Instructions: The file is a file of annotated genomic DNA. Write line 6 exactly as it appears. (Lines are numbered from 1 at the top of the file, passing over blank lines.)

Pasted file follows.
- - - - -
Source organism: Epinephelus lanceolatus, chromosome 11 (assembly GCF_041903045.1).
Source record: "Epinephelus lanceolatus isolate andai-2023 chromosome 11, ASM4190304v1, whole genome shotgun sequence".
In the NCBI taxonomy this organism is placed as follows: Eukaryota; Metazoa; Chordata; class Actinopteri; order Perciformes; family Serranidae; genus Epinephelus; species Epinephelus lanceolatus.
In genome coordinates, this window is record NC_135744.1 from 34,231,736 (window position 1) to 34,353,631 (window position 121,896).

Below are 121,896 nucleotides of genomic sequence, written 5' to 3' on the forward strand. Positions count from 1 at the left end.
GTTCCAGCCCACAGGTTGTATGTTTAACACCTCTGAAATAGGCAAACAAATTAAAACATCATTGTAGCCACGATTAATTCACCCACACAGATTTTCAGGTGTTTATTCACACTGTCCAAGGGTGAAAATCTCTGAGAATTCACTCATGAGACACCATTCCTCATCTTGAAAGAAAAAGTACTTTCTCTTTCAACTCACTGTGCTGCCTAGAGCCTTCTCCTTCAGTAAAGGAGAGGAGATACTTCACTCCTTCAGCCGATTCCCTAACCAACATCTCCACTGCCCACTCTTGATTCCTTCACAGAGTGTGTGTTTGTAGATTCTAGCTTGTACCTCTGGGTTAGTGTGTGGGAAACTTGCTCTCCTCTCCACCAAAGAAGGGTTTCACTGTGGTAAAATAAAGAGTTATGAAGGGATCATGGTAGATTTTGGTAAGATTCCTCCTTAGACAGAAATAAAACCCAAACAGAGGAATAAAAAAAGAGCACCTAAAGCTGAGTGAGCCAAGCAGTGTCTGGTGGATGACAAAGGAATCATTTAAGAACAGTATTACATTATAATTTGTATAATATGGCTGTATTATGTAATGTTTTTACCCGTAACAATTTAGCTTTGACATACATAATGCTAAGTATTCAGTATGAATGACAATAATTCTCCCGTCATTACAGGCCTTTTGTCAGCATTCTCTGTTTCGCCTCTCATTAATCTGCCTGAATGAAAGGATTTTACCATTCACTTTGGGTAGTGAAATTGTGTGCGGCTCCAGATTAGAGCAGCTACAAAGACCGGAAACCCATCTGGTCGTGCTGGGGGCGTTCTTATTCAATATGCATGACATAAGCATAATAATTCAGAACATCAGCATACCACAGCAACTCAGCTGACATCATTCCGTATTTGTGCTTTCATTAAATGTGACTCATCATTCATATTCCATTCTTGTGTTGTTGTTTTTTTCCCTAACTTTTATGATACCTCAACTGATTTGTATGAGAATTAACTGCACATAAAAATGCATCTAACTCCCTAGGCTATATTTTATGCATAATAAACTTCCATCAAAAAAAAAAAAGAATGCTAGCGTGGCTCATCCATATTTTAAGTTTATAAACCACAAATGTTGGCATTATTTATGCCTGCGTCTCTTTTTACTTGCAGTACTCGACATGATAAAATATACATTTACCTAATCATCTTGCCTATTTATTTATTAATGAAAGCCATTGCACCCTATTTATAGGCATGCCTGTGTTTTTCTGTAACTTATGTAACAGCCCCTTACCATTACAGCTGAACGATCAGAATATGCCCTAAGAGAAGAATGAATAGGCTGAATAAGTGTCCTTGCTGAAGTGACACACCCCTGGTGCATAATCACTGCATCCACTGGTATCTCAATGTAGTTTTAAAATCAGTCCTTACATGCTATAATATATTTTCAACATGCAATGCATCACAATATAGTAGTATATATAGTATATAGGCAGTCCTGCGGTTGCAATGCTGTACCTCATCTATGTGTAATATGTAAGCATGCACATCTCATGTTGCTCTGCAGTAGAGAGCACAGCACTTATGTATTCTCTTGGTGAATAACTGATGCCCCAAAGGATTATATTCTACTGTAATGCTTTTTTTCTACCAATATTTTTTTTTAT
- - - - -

GTTCCAGCCCACAGGTTGTATGTTTAACACCTCTGAAATAGGCAAACAAATTAAAACATCATTGTAGCCACGATTAATTCACCCACACAGATTTTCAGGTGTTTATTCACACTGTCCAAGGGTGAAAATCTCTGAGAATTCACTCATGAGACACCATTCCTCATCTTGAAAGAAAAAGTACTTTCTCTTTCAACTCACTGTGCTGCCTAGAGCCTTCTCCTTCAGTAAAGGAGAGGAGATACTTCACTCCTTCAGCCGATTCCCTAACCAACATCTCCACTGCCCACTCTTGATTCCTTCACAGAGTGTGTGTTTGTAGATTCTAGCTTGTACCTCTGGGTTAGTGTGTGGGAAACTTGCTCTCCTCTCCACCAAAGAAGGGTTTCACTGTGGTAAAATAAAGAGTTATGAAGGGATCATGGTAGATTTTGGTAAGATTCCTCCTTAGACAGAAATAAAACCCAAACAGAGGAATAAAAAAAGAGCACCTAAAGCTGAGTGAGCCAAGCAGTGTCTGGTGGATGACAAAGGAATCATTTAAGAACAGTATTACATTATAATTTGTATAATATGGCTGTATTATGTAATGTTTTTACCCGTAACAATTTAGCTTTGACATACATAATGCTAAGTATTCAGTATGAATGACAATAATTCTCCCGTCATTACAGGCCTTTTGTCAGCATTCTCTGTTTCGCCTCTCATTAATCTGCCTGAATGAAAGGATTTTACCATTCACTTTGGGTAGTGAAATTGTGTGCGGCTCCAGATTAGAGCAGCTACAAAGACCGGAAACCCATCTGGTCGTGCTGGGGGCGTTCTTATTCAATATGCATGACATAAGCATAATAATTCAGAACATCAGCATACCACAGCAACTCAGCTGACATCATTCCGTATTTGTGCTTTCATTAAATGTGACTCATCATTCATATTCCATTCTTGTGTTGTTGTTTTTTTCCCTAACTTTTATGATACCTCAACTGATTTGTATGAGAATTAACTGCACATAAAAATGCATCTAACTCCCTAGGCTATATTTTATGCATAATAAACTTCCATCAAAAAAAAAAAAGAATGCTAGCGTGGCTCATCCATATTTTAAGTTTATAAACCACAAATGTTGGCATTATTTATGCCTGCGTCTCTTTTTACTTGCAGTACTCGACATGATAAAATATACATTTACCTAATCATCTTGCCTATTTATTTATTAATGAAAGCCATTGCACCCTATTTATAGGCATGCCTGTGTTTTTCTGTAACTTATGTAACAGCCCCTTACCATTACAGCTGAACGATCAGAATATGCCCTAAGAGAAGAATGAATAGGCTGAATAAGTGTCCTTGCTGAAGTGACACACCCCTGGTGCATAATCACTGCATCCACTGGTATCTCAATGTAGTTTTAAAATCAGTCCTTACATGCTATAATATATTTTCAACATGCAATGCATCACAATATAGTAGTATATATAGTATATAGGCAGTCCTGCGGTTGCAATGCTGTACCTCATCTATGTGTAATATGTAAGCATGCACATCTCATGTTGCTCTGCAGTAGAGAGCACAGCACTTATGTATTCTCTTGGTGAATAACTGATGCCCCAAAGGATTATATTCTACTGTAATGCTTTTTTTCTACCAATATTTTTTTTTAT